If you are planning a visit to Mount Rushmore National Memorial, here’s a tip for an improved experience. Do it in reverse!
Here’s why. Once you’ve seen the faces on the mountain, the rest of the attraction is much less impressive. Sure, there are some exhibits and a food court, but the view of the former presidents in relief is the big payoff of the visit. If you are going with kids, it can be a little hard to hold their attention after the big reveal, but doing the attraction from the end to the beginning builds the anticipation and makes those exhibits a little more interesting. Plus, they won’t be asking you for ice cream until the end!
Consider planning your visit to Mount Rushmore, this way…
Almost everyone has seen the iconic image of US presidents carved into the side of Mount Rushmore. You may have also seen the long walkway lined with flags that leads up to the viewing platform. That is the path that most visitors will take into the memorial and they will likely be perfectly happy with their visit. However, I think it can be improved upon. My “hack” is to start at the end of the Presidential Trail and work your way up toward the mountain peak. This allows the excitement to build as you follow the trail catching glimpses of the carvings until the big reveal at the end!
Details: All staircases from the parking area are designed to guide you to the monument. Instead of following the crowd, walk to the right, across the top level of the parking garage, in the direction of the yellow arrow below.
If you walk all the way to the right, you’ll reach the last parking lot exit (in under a minute) which looks like this.
Walk through the opening, watching for traffic, and you’ll see this at the exit.
Continue to walk straight across the road and up the dirt path through the grass. When you get to the top of the grass area, look right for Presidential Path exit to the right. Again, watch out for traffic; those tour buses can’t stop quickly.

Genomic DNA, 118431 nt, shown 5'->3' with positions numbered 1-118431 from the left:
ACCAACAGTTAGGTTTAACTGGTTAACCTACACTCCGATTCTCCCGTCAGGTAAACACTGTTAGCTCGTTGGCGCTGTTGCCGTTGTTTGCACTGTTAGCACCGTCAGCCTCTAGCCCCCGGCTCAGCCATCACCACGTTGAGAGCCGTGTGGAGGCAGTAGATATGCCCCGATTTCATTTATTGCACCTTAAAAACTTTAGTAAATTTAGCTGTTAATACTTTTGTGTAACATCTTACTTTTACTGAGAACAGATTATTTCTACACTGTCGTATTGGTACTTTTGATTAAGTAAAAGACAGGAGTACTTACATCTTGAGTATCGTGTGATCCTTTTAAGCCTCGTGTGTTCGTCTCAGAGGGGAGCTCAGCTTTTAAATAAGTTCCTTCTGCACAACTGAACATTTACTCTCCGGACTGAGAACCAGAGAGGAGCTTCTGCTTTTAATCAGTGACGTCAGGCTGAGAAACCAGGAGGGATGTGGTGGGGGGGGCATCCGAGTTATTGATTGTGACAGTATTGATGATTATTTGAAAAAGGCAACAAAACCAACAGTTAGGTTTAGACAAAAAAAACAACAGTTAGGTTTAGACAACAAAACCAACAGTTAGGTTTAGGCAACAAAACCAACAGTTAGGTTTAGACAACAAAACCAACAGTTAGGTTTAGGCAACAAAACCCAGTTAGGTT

Cross the street to the path.
You’ve made it! Your journey begins, free of tourists!
Once you get on the trail, it’s OK to let the kids go on ahead. Just say, “meet us at the bottom and stay on this path.” They will race down the trail and burn off some steam. If they look up, they may catch some glimpses of the carvings but they likely won’t notice them.
At the bottom of the hill, you will start up again, toward the top of the mountain. The first thing you’ll pass is the Sculptor’s Studio.
Here you’ll see the original design for the memorial and some other exhibits that I’ll leave for you to discover on your own. Now the kids will be wondering what’s up ahead. Be sure to keep to the right as shown on the map, or you’ll find yourself back at the visitor’s center before you walk the whole trail.
The anticipation builds as you climb the trail and the carvings are slowly revealed through views that you’ve likely not seen on a postcard.
In my opinion, the views from the Presidential Trail are very impressive and you get a better sensation of the sheer size of the carvings! Plus, it’s a wonderful, paved trail that most people will be able to negotiate without any trouble.